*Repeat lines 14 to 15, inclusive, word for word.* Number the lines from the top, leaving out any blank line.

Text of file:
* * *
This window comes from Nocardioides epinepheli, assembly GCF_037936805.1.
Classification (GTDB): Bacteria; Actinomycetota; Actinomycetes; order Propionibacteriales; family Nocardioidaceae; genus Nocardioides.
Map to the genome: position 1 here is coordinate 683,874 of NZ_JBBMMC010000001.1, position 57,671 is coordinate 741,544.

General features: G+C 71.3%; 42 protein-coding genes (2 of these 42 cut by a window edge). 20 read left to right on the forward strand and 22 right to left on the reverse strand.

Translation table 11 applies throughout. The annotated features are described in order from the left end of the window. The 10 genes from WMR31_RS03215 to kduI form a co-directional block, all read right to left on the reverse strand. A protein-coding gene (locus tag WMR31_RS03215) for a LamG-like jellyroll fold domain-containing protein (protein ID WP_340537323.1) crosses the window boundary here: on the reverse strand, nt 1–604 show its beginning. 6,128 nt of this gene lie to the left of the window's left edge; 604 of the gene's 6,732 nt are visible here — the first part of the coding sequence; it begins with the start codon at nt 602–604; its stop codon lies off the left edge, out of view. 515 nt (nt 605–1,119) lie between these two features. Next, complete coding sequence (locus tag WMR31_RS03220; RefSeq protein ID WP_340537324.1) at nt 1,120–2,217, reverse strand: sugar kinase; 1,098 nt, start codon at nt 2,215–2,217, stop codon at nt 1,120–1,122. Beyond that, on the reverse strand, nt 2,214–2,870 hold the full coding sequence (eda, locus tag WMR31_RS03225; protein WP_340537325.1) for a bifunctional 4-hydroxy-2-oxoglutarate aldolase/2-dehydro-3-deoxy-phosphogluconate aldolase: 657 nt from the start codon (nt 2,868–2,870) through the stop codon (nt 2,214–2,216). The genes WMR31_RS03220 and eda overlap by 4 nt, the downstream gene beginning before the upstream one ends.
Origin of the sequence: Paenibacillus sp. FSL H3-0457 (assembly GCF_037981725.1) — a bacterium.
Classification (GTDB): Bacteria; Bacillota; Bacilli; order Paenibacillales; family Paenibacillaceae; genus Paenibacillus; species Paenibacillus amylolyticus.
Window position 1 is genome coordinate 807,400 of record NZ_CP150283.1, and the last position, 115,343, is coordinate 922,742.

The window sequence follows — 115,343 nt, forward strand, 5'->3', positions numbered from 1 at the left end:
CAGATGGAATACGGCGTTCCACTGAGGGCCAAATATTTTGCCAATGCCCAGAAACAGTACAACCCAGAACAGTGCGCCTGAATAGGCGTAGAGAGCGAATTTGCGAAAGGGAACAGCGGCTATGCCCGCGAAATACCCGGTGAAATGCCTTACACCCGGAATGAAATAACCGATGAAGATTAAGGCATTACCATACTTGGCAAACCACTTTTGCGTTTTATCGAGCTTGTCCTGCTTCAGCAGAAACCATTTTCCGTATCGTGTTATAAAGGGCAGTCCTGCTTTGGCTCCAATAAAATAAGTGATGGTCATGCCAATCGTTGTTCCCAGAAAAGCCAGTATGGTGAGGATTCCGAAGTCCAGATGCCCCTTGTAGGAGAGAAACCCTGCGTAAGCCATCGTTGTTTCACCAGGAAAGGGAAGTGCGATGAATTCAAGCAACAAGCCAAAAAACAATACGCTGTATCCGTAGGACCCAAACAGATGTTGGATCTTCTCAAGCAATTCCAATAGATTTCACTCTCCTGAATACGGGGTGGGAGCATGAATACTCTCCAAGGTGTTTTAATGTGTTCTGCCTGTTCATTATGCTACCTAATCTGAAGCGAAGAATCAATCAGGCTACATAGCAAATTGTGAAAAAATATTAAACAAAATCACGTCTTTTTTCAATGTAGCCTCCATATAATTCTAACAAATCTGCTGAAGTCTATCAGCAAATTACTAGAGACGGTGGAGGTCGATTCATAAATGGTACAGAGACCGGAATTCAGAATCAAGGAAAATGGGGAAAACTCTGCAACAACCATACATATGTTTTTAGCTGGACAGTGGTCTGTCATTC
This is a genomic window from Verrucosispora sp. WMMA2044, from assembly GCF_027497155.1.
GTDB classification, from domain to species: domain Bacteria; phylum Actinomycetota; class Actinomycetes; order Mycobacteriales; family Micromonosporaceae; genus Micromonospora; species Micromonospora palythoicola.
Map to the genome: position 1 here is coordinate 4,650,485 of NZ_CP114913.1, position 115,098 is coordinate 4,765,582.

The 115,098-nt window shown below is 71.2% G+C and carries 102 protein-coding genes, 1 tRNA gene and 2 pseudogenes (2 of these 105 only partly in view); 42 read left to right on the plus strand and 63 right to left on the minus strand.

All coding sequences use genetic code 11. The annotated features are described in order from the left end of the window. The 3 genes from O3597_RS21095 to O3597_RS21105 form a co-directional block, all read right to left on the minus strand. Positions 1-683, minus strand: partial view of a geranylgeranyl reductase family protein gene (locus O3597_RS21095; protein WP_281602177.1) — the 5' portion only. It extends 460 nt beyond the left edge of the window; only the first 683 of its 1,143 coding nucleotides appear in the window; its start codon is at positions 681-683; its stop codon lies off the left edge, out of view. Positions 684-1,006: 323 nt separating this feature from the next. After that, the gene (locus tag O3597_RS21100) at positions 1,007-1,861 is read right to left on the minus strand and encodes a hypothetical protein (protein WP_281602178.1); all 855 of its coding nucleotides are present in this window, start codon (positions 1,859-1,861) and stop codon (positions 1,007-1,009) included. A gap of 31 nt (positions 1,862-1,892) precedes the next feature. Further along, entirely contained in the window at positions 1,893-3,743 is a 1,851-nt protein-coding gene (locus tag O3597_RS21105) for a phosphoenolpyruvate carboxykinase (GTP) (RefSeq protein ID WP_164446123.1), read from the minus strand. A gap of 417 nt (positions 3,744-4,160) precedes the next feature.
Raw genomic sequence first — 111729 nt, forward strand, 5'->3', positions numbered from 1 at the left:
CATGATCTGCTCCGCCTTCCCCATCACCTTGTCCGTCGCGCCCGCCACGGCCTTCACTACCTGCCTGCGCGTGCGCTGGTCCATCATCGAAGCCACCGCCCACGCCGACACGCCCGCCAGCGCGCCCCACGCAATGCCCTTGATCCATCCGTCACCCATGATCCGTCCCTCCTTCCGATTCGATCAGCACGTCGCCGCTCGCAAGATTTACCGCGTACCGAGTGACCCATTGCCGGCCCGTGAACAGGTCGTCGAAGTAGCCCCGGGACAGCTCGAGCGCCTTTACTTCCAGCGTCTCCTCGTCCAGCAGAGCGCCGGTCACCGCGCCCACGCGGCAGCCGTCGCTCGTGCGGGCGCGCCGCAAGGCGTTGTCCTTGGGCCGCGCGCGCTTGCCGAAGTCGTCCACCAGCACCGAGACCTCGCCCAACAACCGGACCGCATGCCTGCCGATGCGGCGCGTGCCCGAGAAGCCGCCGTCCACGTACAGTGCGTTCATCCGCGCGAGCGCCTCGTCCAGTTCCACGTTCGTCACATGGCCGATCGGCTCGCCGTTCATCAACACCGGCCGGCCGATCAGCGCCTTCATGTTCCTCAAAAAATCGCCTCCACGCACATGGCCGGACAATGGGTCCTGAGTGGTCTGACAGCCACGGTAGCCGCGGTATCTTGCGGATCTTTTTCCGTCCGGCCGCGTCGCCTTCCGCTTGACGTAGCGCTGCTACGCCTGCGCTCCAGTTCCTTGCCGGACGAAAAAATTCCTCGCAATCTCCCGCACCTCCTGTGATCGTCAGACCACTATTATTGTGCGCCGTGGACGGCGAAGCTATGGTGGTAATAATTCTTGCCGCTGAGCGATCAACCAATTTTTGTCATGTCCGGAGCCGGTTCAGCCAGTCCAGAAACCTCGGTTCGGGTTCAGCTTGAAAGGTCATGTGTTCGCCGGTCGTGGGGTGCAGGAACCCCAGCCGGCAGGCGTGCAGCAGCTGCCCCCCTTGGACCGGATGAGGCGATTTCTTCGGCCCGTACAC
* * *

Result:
The 115,098-nt window shown below is 71.2% G+C and carries 102 protein-coding genes, 1 tRNA gene and 2 pseudogenes (2 of these 105 only partly in view); 42 read left to right on the plus strand and 63 right to left on the minus strand.

All coding sequences use genetic code 11. The annotated features are described in order from the left end of the window. The 3 genes from O3597_RS21095 to O3597_RS21105 form a co-directional block, all read right to left on the minus strand. Positions 1-683, minus strand: partial view of a geranylgeranyl reductase family protein gene (locus O3597_RS21095; protein WP_281602177.1) — the 5' portion only. It extends 460 nt beyond the left edge of the window; only the first 683 of its 1,143 coding nucleotides appear in the window; its start codon is at positions 681-683; its stop codon lies off the left edge, out of view. Positions 684-1,006: 323 nt separating this feature from the next. After that, the gene (locus tag O3597_RS21100) at positions 1,007-1,861 is read right to left on the minus strand and encodes a hypothetical protein (protein WP_281602178.1); all 855 of its coding nucleotides are present in this window, start codon (positions 1,859-1,861) and stop codon (positions 1,007-1,009) included. A gap of 31 nt (positions 1,862-1,892) precedes the next feature. Further along, entirely contained in the window at positions 1,893-3,743 is a 1,851-nt protein-coding gene (locus tag O3597_RS21105) for a phosphoenolpyruvate carboxykinase (GTP) (RefSeq protein ID WP_164446123.1), read from the minus strand. A gap of 417 nt (positions 3,744-4,160) precedes the next feature.